Editorial: Kagame has pulled the Andon Cord; why is East Africa sitting on the fence?
When he partially shut the common border and prevented his citizens from travelling to Uganda late February 2019, Rwanda’s President Paul Kagame, was pulling the political equivalent of the Andon Cord. Pioneered by the Japanese automotive giant Toyota, the Andon Cord is a rope that runs around the assembly line. When pulled by any of the workers at any point during the production process, the entire assembly line grinds to an abrupt halt.
Once all production had stopped, a team leader would immediately seek to find out why the rope was pulled. After ascertaining the circumstances, the leader and the team would set about resolving the problem.
Crazy as it might sound, the Andon Cord, which is actually an ordinary rope, and which anyone along the line had the right to pull, was an emergency intervention that was designed to prevent defects in the products from morphing into big crises that could easily result in expensive product recalls. Toyota’s rationale for the Andon Cord was that left unaddressed, problems on the assembly line could create much bigger problems later.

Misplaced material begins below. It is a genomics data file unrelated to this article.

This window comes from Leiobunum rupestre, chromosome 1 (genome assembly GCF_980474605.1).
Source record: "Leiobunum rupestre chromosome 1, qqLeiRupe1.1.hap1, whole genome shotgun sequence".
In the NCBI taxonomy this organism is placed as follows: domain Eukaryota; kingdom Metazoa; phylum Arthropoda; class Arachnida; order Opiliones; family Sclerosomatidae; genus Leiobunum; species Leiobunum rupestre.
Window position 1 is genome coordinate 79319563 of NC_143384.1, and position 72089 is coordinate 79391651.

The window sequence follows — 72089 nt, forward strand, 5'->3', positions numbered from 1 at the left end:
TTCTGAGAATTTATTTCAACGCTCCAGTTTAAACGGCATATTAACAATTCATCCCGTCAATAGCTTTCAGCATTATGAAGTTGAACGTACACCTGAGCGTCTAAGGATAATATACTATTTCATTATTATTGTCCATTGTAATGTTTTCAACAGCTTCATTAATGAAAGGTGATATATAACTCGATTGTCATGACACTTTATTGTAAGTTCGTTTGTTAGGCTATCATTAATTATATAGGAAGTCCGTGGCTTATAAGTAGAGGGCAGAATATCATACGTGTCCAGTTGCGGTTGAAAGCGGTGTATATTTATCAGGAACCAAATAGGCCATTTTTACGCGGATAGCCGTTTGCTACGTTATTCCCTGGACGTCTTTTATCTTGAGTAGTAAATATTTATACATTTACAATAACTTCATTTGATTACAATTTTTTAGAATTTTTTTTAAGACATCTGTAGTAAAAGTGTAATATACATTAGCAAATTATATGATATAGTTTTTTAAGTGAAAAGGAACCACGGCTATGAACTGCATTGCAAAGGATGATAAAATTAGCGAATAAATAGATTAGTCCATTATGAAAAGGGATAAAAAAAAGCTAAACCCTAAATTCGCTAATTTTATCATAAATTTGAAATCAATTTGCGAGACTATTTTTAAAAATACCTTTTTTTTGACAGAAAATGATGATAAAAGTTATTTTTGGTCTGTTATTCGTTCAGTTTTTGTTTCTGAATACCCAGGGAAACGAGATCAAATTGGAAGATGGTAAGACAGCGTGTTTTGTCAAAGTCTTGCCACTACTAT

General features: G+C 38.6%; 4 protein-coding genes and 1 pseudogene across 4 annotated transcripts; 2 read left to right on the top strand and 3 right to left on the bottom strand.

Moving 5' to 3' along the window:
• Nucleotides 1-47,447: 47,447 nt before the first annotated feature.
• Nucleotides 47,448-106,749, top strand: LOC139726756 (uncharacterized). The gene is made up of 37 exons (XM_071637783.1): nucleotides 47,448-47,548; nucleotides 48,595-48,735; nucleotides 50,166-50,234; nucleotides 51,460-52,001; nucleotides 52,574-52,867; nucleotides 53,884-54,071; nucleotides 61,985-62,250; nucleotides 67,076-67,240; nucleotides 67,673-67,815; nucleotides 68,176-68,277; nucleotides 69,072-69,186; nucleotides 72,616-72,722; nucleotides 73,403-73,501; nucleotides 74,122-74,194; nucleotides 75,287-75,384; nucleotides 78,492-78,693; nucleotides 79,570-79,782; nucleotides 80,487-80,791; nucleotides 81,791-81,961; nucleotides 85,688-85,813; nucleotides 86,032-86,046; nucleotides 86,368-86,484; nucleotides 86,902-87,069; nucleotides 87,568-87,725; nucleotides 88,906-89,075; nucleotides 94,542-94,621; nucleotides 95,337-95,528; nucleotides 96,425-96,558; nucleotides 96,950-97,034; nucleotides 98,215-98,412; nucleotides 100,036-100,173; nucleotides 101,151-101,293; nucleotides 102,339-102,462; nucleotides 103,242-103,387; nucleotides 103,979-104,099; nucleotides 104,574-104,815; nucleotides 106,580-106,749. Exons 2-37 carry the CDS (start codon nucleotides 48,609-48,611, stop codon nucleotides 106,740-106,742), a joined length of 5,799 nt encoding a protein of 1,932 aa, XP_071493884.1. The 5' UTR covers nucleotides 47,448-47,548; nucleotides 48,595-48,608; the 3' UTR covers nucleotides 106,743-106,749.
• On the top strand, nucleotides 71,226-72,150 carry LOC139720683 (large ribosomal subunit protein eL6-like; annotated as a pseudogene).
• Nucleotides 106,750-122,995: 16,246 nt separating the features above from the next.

It is safe to assume that when President Kagame disrupted normal border operations at Katuna, he was trying to draw attention to a serious problem with Uganda. Going by Kampala’s response, Kagame’s action was perhaps meant to awaken Uganda to an issue it did not immediately perceive as that serious but which had the potential to grow into a big crisis.
Events since then have demonstrated just how serious Rwanda’s grievances were. Uganda’s earning from trade with her neighbour have dropped to a trickle while citizens on both sides, used to the previous camaraderie acutely feel the pain of separation.
The big question however, is why Rwanda and Uganda’s partners in the East African Community have not been more robust in their efforts to resolve this issue. Should Kagame have indiscriminately blocked all traffic from the region for the other partners to be incentivised enough to speak plainly about the Uganda-Rwanda problem?
While they have tried, Angola, the DRC and the other brokers of the Luanda MoU don’t have the levers that Kenya and Tanzania have to force Uganda and Rwanda to a meaningful dialogue. Both control the belligerents’ access to international trade and could effectively sanction whomever is adjudged the wrong party in the dispute. Their reticence in the current crisis speaks volumes about their impotence and lack of spine.